I spent about five years working on compiler like tools for designing integrated circuits, first at Synopsys where I worked on the HDL Compiler for logic synthesis and then at Quickturn, where I was a project lead and one of the principle implementors of a hardware accelerated behavioral Verilog simulator.
The industry involved in creating software for chip design and simulation is refered to as the Electronic Design Automation (EDA) industry. This web page includes links to material from my days laboring in that particular vinyard.
This paper was written by Jerry Bauer, Mike Bershteyn and I. It describes work that Jerry, Mike, Paul Vyedin and I did. This paper was presented at the 1998 Design Automation Conference. The DAC reviewers tend to take a dim view of commercially oriented papers, so this paper provides a rather academic view of our work on the SimServer behavioral Verilog simulator. This simulator was designed to work with Quickturn's Mercury emulator. The Quickturn emulators are huge arrays of FPGAs (programmable logic). In addition to the FPGA array, the Mercury emulator included a set of powerPC microprocessors that could directly read and write to the FPGA array.
We built a compiler and runtime software that would allow behavioral Verilog to be compiled for simulation on the Mercury system. This would allow a Verilog behavioral test bench to be compiled along with a structural chip design. We hoped that this would provide a high performance simulation environment.
The Verilog compiler supported a very large subset of the Verilog language and generated both powerPC code and logic netlists.
A few small companies and some large EDA companies have proposed using languages like C or even C++ as hardware design langugages. This web page discusses why I believe that this approach is impractical. I give an example of the RSA Data Security RC5 cryptographic algorithm as an example. The C code, modified to show logical partitioning for hardware implementation is provided, along with RTL Verilog that implements the chip setup logic.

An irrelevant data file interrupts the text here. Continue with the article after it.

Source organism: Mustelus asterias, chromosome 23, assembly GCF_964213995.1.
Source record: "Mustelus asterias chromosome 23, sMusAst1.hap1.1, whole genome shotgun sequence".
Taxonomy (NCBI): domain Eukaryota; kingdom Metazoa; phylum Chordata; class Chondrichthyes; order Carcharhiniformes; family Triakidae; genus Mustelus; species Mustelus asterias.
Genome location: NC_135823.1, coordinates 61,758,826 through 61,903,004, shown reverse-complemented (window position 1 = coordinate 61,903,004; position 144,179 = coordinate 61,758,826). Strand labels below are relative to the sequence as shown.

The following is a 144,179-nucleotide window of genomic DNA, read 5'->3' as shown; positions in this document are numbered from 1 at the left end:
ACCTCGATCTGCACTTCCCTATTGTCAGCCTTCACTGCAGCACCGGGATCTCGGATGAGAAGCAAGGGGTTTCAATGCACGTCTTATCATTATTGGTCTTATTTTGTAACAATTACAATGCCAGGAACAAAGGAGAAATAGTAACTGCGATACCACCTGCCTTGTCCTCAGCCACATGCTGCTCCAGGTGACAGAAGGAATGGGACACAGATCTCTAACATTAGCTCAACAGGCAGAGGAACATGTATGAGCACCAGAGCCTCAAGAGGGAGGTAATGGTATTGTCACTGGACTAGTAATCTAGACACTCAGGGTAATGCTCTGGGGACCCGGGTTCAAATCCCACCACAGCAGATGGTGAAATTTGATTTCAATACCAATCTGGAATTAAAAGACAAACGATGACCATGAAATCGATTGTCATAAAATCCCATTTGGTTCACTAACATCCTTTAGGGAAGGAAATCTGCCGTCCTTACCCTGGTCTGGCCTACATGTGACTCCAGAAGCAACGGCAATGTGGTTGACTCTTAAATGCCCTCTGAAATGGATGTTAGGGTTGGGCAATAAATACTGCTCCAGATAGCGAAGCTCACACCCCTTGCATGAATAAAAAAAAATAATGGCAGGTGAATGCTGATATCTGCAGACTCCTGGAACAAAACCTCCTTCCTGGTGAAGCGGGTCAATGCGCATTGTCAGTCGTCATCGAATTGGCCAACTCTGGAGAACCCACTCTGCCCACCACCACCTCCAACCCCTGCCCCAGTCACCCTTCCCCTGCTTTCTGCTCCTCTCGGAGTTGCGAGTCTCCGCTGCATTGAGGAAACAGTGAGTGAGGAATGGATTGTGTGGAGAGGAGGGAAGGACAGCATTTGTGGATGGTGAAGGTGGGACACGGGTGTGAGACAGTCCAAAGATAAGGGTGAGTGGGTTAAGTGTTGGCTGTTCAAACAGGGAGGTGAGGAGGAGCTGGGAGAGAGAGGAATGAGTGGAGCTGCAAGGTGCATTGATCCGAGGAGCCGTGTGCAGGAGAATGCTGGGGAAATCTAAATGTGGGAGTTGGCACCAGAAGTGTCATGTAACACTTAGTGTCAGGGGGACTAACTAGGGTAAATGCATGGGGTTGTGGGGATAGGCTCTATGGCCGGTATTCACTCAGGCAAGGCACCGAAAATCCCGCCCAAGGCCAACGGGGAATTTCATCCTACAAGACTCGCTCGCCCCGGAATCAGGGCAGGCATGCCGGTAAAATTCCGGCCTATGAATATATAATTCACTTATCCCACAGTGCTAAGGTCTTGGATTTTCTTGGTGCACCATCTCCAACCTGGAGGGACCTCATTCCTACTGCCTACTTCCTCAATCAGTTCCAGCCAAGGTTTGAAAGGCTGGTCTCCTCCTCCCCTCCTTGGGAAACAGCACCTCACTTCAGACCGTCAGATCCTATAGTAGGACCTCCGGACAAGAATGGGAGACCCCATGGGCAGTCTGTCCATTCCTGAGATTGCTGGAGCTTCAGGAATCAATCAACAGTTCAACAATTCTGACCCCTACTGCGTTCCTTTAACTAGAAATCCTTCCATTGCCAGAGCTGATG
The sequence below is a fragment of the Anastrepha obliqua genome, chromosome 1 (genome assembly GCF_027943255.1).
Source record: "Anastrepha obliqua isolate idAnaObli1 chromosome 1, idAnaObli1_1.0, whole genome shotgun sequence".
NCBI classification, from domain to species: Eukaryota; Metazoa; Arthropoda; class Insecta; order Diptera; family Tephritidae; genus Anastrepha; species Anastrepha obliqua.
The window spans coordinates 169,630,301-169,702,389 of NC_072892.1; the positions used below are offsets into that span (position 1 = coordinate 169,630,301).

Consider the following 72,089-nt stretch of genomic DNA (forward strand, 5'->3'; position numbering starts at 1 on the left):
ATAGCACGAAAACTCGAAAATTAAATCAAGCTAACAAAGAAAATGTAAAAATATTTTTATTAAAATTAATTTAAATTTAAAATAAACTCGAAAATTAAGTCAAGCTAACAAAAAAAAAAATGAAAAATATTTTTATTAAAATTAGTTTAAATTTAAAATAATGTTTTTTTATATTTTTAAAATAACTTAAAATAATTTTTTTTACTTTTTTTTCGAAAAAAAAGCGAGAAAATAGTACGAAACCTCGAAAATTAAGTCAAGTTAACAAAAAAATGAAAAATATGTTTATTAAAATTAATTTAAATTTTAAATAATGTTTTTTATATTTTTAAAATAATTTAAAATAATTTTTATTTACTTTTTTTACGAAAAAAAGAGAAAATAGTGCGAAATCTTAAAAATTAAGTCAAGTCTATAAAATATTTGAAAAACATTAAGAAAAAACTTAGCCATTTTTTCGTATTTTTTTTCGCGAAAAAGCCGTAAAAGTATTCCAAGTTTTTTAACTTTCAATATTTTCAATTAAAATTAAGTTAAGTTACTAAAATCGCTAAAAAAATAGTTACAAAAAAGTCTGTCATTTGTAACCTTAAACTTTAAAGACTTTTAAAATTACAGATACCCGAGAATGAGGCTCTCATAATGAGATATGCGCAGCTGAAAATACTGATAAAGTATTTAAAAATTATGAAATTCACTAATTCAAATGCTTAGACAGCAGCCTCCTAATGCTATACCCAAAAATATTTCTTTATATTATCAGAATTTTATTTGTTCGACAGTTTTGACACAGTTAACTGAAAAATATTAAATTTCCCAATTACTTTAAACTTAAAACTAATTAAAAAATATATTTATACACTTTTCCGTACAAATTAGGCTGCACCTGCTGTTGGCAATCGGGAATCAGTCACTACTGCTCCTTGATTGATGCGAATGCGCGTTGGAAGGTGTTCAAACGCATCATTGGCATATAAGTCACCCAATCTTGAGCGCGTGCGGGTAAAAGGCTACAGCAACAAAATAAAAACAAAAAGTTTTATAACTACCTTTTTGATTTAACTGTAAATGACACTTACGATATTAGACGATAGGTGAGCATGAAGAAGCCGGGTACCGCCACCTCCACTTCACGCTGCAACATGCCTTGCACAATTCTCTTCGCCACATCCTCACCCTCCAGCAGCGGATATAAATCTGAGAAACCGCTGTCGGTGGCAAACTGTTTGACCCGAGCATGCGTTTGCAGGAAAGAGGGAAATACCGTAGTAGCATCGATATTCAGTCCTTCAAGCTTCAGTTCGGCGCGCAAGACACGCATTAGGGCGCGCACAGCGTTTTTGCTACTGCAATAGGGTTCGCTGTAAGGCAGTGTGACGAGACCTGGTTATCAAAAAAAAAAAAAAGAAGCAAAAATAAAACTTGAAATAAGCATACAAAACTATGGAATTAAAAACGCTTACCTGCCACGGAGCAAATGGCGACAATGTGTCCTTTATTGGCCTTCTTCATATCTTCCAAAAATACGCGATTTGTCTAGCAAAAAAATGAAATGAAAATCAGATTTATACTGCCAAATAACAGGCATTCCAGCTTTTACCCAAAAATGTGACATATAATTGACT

Just before the turn of the twenty-first century (that would be 1999) I designed and implemented a set of C++ objects for a VHDL compiler. The group I was working with had a VHDL front end and these data structures were designed for the intermediate that would be generated from processing the front end data structures. These objects were never used, so I'm publishing them here.
This Web page publishes a C++ program I wrote that generates cascade multipliers of an aribitrary width. A cascade multiplier is an array of adders that will perform an integer multiply in a single clock cycle. I wrote this to generate a test case for the SimServer system (and also because cascade multipliers have an interesting tiled, recursive structure).
ICCAD Seminar on Hardware/Software Codesign of Embedded Systems, November 9, 1995
This is a trip report from a seminar I attended on Hardware/Software Co-design. Hardware/Software Co-design refers to a so far mythical system that would allow a chip and its associated software environment to be designed together. The design system would allow the user to make trade-offs between what was implemented in hardware and what was implemented in software. Feedback would be provided on the performance and chip size implications of these design decisions. The system might include compiler development tools that would allow a compiler to be customized for the hardware. These are great ideas, but this is an area where there has been more heat than light.
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